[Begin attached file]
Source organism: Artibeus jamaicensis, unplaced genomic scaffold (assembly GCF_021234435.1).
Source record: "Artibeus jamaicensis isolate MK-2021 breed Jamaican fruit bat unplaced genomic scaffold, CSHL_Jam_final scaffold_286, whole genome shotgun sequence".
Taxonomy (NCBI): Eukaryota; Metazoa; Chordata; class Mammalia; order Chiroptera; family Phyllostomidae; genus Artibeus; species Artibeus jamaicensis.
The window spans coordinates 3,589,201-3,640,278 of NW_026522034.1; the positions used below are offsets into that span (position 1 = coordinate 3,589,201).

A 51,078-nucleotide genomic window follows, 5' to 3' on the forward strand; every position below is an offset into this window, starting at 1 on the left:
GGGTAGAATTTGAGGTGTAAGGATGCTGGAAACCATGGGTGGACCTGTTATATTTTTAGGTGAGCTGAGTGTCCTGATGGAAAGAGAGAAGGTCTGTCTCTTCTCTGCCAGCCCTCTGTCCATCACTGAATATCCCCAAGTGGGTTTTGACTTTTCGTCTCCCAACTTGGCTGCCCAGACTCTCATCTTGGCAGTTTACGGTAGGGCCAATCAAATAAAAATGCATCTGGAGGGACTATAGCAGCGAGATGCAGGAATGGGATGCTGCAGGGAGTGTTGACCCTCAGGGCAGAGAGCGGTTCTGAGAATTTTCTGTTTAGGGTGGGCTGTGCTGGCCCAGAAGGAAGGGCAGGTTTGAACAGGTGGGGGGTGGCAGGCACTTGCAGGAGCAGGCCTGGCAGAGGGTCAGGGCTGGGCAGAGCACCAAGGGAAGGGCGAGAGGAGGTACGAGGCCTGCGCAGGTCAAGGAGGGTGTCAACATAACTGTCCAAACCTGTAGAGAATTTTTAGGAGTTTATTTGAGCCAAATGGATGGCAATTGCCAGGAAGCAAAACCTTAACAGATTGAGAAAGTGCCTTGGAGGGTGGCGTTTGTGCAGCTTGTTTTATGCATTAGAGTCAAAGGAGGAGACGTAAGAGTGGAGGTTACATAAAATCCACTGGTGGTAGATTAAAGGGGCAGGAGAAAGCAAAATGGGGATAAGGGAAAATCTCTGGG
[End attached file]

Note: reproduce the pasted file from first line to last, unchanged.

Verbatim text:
Source organism: Artibeus jamaicensis, unplaced genomic scaffold (assembly GCF_021234435.1).
Source record: "Artibeus jamaicensis isolate MK-2021 breed Jamaican fruit bat unplaced genomic scaffold, CSHL_Jam_final scaffold_286, whole genome shotgun sequence".
Taxonomy (NCBI): Eukaryota; Metazoa; Chordata; class Mammalia; order Chiroptera; family Phyllostomidae; genus Artibeus; species Artibeus jamaicensis.
The window spans coordinates 3,589,201-3,640,278 of NW_026522034.1; the positions used below are offsets into that span (position 1 = coordinate 3,589,201).

A 51,078-nucleotide genomic window follows, 5' to 3' on the forward strand; every position below is an offset into this window, starting at 1 on the left:
GGGTAGAATTTGAGGTGTAAGGATGCTGGAAACCATGGGTGGACCTGTTATATTTTTAGGTGAGCTGAGTGTCCTGATGGAAAGAGAGAAGGTCTGTCTCTTCTCTGCCAGCCCTCTGTCCATCACTGAATATCCCCAAGTGGGTTTTGACTTTTCGTCTCCCAACTTGGCTGCCCAGACTCTCATCTTGGCAGTTTACGGTAGGGCCAATCAAATAAAAATGCATCTGGAGGGACTATAGCAGCGAGATGCAGGAATGGGATGCTGCAGGGAGTGTTGACCCTCAGGGCAGAGAGCGGTTCTGAGAATTTTCTGTTTAGGGTGGGCTGTGCTGGCCCAGAAGGAAGGGCAGGTTTGAACAGGTGGGGGGTGGCAGGCACTTGCAGGAGCAGGCCTGGCAGAGGGTCAGGGCTGGGCAGAGCACCAAGGGAAGGGCGAGAGGAGGTACGAGGCCTGCGCAGGTCAAGGAGGGTGTCAACATAACTGTCCAAACCTGTAGAGAATTTTTAGGAGTTTATTTGAGCCAAATGGATGGCAATTGCCAGGAAGCAAAACCTTAACAGATTGAGAAAGTGCCTTGGAGGGTGGCGTTTGTGCAGCTTGTTTTATGCATTAGAGTCAAAGGAGGAGACGTAAGAGTGGAGGTTACATAAAATCCACTGGTGGTAGATTAAAGGGGCAGGAGAAAGCAAAATGGGGATAAGGGAAAATCTCTGGG